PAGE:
OPTIONS AVAILABLE TO YOU WHEN YOU RETIRE
Your retirement is an important milestone in your life. Most people hope to be able to maintain a reasonable lifestyle in their "golden years". The purpose of this guide is to assist you in investing the money you receive from the Political Office-Bearers Pension Fund prudently.
If you are retiring soon, the Fund will inform you of the total amount of your retirement benefit. Once you receive this, you will need to contact your administrator who will supply you with an option form. You will be required to complete this option form so that the administrator is aware of the option you have exercised.
On receiving this information, the two most important questions you probably have are:
- How should I invest my retirement money?
- What amount of monthly income can I expect to get from this investment?
Retirement options menu
HOW MUCH WILL MY PENSION BE?
The monthly pension you receive will depend on:
- How much of your retirement benefit you decide to use for a pension;
- In the case of a “life annuity”, the provision you make for future pension increases and for a pension to be paid to yourIn the case of a spouse on your death;
- “living annuity”, your pension will depend mainly on investment returns and how much you draw monthly as a pension.
Some members may wish to consider an option where they apply part of their retirement capital to secure a “life annuity” and part to secure a “living annuity” – a so-called combination annuity.
A simplified description of a “life annuity” has been provided up to now. There are three types of life annuity, namely:
The fundamental difference is how these three types provide for future pension increases. This section analyses the three types, to help you choose among them, and also to help you understand other choices you may have in relation to a “life annuity”.
As its name would imply, a level annuity makes no provision for future pension increases. This would suggest that a level annuity is unsuitable for meeting your Basic Needs pension.
Because a level annuity makes no provision for future pension increases, it will give you a much higher initial pension than a guaranteed escalation or with-profit pension. But, of course, the "price" for this higher initial pension is that you have significant exposure to inflation risk.
You could experience a high degree of regret if you choose a level annuity and future inflation turns out to be high, and you (and/or your spouse) live for a long time after retirement.
Of course, if future inflation turns out to be low (over your and your spouse’s remaining lifetimes), a level annuity could be a good investment. The problem is that there are other scenarios (e.g. high inflation) where you could regret your decision to invest in a level annuity.
This type of annuity makes provision for your pension to increase each year by a fixed percentage (e.g. 7% p.a.). Please note that if inflation is lower than the guaranteed level of pension increase you have selected, your increase may be limited to the rate of inflation – you should check the annuity terms and conditions carefully.
The most important consideration here is that you need to choose the level of the guaranteed annual increase. The danger is that you may choose too low a level of annual increase, and future inflation turns out to be higher. Therefore, if you opt for a guaranteed escalation annuity, you are still exposed to inflation risk, but (depending on the level of increase you chose) to a lesser extent than with a level annuity.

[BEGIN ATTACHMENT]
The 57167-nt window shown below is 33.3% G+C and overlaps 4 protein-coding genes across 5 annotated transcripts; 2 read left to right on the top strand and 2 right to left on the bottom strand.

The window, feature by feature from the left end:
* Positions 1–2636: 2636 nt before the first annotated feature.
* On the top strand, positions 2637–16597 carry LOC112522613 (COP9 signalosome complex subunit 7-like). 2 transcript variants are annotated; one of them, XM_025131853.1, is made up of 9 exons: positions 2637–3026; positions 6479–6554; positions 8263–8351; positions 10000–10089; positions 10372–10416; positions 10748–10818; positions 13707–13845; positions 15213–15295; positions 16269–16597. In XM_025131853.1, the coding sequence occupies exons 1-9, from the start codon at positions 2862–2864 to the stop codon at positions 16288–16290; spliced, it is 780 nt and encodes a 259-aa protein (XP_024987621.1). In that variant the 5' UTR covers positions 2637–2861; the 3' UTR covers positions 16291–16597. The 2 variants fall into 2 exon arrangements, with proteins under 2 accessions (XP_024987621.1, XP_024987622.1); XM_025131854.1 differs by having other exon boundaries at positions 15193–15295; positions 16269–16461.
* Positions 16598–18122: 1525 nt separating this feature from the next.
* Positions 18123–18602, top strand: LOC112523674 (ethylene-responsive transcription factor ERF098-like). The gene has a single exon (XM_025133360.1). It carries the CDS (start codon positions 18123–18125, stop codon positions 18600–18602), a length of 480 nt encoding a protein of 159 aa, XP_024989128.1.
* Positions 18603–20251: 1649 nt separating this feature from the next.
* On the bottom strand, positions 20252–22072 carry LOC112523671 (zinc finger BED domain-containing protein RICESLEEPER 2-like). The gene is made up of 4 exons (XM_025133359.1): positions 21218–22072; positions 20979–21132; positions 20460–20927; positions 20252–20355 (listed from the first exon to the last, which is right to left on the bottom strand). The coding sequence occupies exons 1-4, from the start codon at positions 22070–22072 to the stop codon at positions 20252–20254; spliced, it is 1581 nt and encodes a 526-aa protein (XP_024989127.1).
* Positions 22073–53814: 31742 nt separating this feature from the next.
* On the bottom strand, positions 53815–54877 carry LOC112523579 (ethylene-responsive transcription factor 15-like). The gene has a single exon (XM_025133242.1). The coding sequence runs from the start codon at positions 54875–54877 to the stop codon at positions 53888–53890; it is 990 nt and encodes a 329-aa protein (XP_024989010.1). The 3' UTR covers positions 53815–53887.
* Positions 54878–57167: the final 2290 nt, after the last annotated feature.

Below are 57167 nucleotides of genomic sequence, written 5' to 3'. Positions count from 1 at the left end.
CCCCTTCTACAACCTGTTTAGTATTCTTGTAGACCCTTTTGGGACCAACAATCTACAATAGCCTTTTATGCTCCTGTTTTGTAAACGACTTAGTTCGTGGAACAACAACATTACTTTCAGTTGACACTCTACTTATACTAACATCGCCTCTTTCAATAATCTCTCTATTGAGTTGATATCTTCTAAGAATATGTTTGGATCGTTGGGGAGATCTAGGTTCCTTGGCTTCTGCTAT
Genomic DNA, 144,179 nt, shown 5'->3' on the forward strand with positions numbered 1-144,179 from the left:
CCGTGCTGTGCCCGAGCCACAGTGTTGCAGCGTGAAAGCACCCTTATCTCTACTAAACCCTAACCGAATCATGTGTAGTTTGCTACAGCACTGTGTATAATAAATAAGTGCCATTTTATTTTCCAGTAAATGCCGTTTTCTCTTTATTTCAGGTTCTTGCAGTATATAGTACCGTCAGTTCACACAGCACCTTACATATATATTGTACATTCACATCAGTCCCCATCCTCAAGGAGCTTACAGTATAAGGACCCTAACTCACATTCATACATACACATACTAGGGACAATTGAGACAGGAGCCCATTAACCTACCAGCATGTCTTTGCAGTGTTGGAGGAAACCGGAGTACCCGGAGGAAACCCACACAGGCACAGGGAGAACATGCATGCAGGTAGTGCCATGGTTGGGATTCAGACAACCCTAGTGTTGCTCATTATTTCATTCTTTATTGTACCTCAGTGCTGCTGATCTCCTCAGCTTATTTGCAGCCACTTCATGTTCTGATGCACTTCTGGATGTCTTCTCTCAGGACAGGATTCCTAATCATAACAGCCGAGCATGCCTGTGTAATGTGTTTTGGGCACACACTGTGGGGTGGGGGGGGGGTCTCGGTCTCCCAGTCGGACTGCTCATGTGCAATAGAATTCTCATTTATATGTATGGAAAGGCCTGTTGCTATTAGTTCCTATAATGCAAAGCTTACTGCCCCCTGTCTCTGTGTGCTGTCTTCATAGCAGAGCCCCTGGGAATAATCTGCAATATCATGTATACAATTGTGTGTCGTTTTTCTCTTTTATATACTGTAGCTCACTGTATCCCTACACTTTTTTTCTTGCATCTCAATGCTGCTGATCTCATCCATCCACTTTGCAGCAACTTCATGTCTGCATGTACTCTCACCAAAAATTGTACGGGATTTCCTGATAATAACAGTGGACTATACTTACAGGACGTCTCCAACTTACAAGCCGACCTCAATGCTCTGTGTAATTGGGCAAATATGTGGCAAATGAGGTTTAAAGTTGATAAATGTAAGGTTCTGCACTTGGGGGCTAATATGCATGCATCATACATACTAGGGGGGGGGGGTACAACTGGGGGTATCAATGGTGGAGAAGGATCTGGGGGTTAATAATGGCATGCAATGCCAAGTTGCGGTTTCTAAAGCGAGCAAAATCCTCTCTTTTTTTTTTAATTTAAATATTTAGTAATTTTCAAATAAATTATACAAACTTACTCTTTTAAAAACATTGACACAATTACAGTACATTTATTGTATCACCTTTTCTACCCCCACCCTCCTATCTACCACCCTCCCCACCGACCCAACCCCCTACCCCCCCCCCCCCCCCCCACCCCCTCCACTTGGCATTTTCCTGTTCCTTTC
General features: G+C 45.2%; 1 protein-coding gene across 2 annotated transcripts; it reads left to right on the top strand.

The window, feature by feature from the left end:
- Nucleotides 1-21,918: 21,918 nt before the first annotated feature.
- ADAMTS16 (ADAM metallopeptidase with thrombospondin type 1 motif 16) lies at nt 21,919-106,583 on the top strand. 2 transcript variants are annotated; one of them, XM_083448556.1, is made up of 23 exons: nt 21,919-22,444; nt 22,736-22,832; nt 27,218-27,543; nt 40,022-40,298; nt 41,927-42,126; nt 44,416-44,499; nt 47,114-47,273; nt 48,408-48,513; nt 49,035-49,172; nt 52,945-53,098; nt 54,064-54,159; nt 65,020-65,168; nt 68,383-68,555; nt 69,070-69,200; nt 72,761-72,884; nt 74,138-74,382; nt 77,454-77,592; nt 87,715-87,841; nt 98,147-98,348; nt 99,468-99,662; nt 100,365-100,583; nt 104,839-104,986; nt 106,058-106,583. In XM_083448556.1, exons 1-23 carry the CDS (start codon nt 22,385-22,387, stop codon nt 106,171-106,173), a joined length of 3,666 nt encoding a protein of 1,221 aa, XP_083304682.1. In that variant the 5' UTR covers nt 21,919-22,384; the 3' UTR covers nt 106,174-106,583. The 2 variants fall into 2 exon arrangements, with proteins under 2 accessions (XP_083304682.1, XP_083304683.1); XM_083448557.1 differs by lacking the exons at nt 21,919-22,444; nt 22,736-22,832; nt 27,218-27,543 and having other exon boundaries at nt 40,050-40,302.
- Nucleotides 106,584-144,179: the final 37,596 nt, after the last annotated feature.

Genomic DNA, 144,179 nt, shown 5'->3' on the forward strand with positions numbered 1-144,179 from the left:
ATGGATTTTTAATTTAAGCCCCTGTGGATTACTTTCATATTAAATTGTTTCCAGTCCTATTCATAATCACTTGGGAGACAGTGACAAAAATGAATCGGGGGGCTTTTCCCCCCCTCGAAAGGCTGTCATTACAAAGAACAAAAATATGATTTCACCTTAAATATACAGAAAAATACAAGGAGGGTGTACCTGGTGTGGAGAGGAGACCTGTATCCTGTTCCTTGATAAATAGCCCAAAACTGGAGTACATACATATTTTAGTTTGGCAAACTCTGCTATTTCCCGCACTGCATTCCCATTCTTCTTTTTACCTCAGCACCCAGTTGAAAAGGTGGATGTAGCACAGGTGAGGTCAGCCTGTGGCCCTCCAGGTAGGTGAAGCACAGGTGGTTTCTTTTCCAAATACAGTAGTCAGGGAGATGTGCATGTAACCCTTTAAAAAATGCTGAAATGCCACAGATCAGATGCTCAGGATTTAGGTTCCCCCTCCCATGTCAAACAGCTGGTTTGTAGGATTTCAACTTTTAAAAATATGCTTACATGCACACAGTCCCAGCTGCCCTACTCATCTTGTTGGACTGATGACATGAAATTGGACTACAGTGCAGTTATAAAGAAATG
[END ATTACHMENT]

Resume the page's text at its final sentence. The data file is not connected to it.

You should be aware that if you choose too high a level of increase (which you will pay for, via a lower starting pension) and future inflation turns out to be lower, your increases may be limited to the rate of inflation (i.e. you will have overpaid for the guaranteed increases). As already noted, you should check the annuity terms and conditions carefully!
The advantage of this approach is that the annual level of pension increase is guaranteed.
It is also possible to buy a form of “life annuity” in which future pension increases are explicitly linked to the inflation rate – these are very expensive, however (i.e. the starting level of pension that you will receive is low, in relation to the capital that you are using to buy the annuity). Once again, you should also check the annuity terms and conditions carefully if you are investing in such a product, to understand how the increases would be calculated in a situation of runaway inflation – in such a situation, you may end up with less inflation protection than you imagined that you had.
It is rather hard to explain exactly how a with-profit annuity works, without becoming too technical.
As with a guaranteed-escalation annuity, the starting level of pension that you will receive from a with-profit annuity (for a given amount of capital that you use to buy the annuity) will be much lower than if you had chosen to buy a level annuity that does not provide any pension increases.
However, in the case of a with-profit annuity, the future pension increases are not guaranteed. Instead, the insurer will declare an increase percentage every year, based on the investment performance of an underlying portfolio of investments held by the insurance company to back its with-profits pensions annuity business.
In more technical terms, the starting pension is calculated by the insurer, assuming that the insurer will only earn a low future interest rate (e.g. 3% p.a.) on the money invested to back the annuity. This is the “budgeted” investment return that is the minimum that the insurer expects to earn. The difference between the actual investment returns earned by the insurer in future (suitably smoothed by the insurer after allowing for its capital and shareholder charges) and this budgeted return (3% p.a. in the example) will be declared as the annual pension increases.